Katie: I love that, I think that’s such an important distinction, and several things really stood out to me about what you said. You mentioned earlier on about naming the emotion and I think this is…and not judging it, that I think an important distinction, like that kind of reaction that happens, those second-tier thoughts where we go, “Oh, I’m feeling sad and that’s bad,” versus, “I’m feeling sadness,” and just being with that. And I find as a parent, this has been really helpful, especially with younger children when they do feel big emotions, I think often I felt, as a parent, triggered by my own childhood emotions that when they got angry or they got out of control, “I felt uncomfortable,” and so I felt like that was a problem I had to fix.


And when I was able to separate that, it became the distinction between what are you feeling right now, what does that feels like to you, and where is it in your body and let’s validate this emotion. And also, there’s still the conversation of you may be feeling angry but that doesn’t mean you can act by hitting your sibling. Those are two different things, but your emotion is very valid and I want to be here as a parent to help you feel that emotion and name that emotion.


Susan: Yes, as you talk, it reminds me of this…in my TED Talk, I use this phrase, which is…you can hear from my accent even though I’m joining from Boston that my accent is very deeply South Africa. And in South Africa, there is this beautiful and powerful phrase which you hear every single day on the streets and it basically means hello, you know, it’s like hello, a greeting. And the word is sawubona. There is a beautiful and powerful intention behind the word sawubona because sawubona literally translated means, “I see you and by seeing you, I bring you into being.” And I love the sentiment because sawubona isn’t, “I fix you and by fixing you, I bring you into being,” it isn’t, “I band-aid you and by band-aiding you…you know, band-aiding your emotions, I bring you into being.” It’s, “I see you and by seeing you, I bring you into being.”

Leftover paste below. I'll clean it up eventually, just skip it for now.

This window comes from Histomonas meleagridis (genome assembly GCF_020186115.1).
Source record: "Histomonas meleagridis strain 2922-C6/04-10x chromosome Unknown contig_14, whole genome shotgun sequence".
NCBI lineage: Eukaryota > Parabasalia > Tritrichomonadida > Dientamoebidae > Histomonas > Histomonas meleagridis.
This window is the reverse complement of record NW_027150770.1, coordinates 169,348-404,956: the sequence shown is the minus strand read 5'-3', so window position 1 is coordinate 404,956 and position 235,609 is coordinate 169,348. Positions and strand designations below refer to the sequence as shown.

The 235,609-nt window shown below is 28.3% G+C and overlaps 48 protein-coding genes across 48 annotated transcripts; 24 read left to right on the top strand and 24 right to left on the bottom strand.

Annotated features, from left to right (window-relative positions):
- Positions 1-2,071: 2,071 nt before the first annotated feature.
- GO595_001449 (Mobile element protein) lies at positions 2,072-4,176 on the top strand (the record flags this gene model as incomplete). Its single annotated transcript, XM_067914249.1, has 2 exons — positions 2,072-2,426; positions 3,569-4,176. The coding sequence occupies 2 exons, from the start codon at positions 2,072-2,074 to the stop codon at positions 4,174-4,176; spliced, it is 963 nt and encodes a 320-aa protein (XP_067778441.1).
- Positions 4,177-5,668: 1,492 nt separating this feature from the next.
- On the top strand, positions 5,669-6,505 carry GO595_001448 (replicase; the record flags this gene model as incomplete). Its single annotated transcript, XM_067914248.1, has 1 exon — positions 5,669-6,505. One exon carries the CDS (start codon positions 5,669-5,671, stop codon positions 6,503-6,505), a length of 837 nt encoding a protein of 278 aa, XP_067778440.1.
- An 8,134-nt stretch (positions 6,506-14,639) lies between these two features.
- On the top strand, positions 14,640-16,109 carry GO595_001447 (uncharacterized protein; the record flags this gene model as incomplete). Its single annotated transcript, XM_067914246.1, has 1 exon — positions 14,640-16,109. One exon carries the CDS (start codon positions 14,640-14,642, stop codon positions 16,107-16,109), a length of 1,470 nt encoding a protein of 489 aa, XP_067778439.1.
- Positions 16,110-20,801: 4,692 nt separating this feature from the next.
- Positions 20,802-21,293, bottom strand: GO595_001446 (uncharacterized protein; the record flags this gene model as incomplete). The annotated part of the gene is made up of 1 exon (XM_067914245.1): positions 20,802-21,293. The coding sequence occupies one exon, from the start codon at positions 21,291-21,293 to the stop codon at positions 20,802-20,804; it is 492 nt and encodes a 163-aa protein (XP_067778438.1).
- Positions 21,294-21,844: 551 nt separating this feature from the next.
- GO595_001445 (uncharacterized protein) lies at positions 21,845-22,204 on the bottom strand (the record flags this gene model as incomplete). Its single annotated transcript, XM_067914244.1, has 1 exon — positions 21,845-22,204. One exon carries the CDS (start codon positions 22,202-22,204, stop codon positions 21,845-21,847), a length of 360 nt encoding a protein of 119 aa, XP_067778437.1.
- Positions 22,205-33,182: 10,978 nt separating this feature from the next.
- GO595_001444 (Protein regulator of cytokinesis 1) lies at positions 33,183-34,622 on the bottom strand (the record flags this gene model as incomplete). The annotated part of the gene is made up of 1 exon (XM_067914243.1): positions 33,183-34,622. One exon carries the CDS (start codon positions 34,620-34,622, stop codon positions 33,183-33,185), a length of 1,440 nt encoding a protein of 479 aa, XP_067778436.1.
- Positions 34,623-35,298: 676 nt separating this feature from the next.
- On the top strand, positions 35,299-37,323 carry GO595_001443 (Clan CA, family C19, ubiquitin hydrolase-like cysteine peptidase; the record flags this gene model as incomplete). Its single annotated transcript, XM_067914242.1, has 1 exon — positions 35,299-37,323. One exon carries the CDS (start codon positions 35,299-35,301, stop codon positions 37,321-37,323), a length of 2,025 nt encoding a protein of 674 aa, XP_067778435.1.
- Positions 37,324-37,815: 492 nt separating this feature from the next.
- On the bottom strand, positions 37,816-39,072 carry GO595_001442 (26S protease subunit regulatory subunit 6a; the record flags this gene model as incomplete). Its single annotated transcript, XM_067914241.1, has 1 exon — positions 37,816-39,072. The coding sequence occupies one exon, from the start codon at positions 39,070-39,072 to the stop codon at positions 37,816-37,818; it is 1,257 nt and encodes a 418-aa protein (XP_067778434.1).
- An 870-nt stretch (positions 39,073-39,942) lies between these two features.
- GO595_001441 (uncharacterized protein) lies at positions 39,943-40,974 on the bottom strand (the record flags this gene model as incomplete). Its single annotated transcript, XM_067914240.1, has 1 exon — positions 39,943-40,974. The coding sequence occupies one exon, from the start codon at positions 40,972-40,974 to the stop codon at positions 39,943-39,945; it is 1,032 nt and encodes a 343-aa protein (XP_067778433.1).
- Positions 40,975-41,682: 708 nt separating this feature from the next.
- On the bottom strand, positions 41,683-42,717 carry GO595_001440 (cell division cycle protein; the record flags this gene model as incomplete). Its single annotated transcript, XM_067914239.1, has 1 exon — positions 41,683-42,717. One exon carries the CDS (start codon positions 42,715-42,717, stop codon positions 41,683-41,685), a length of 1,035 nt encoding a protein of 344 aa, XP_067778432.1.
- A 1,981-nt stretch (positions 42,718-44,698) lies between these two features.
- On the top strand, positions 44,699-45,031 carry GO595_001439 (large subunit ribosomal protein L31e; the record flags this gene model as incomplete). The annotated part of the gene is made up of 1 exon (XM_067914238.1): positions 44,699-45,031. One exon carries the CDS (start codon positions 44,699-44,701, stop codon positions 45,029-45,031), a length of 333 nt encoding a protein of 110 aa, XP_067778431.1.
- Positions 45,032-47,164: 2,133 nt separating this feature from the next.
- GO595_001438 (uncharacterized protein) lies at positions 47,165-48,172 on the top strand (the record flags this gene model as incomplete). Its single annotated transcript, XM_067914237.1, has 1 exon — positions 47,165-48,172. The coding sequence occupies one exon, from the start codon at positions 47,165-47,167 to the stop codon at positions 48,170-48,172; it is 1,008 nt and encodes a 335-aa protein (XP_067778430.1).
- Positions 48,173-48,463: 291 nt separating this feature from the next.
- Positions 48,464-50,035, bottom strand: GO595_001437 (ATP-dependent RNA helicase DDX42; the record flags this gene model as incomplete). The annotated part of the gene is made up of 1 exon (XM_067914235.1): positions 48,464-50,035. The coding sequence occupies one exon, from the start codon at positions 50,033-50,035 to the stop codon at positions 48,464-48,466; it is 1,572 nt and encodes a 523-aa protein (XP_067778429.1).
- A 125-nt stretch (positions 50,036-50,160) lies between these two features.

And a core part of my work has been asking this question, which is what does it take in the way we see ourselves, our thoughts, our emotions, and our stories that help us to thrive in a complex and fraught world? Because we don’t get to do away with tough emotions, we don’t get to have a meaningful career or raise a family or leave the world a better place without stress and discomfort. Discomfort is the price of admission to a meaningful life. So then, what’s asked of us is, because there’s no way out of ever experiencing difficult emotions, we’ve got to learn ways, sometimes that are new for us because we weren’t raised with them, of seeing ourselves, of seeing our difficult emotions, and instead of trying to race for the emotional exits, instead have strategies that help us to sawubona ourselves to sawubona.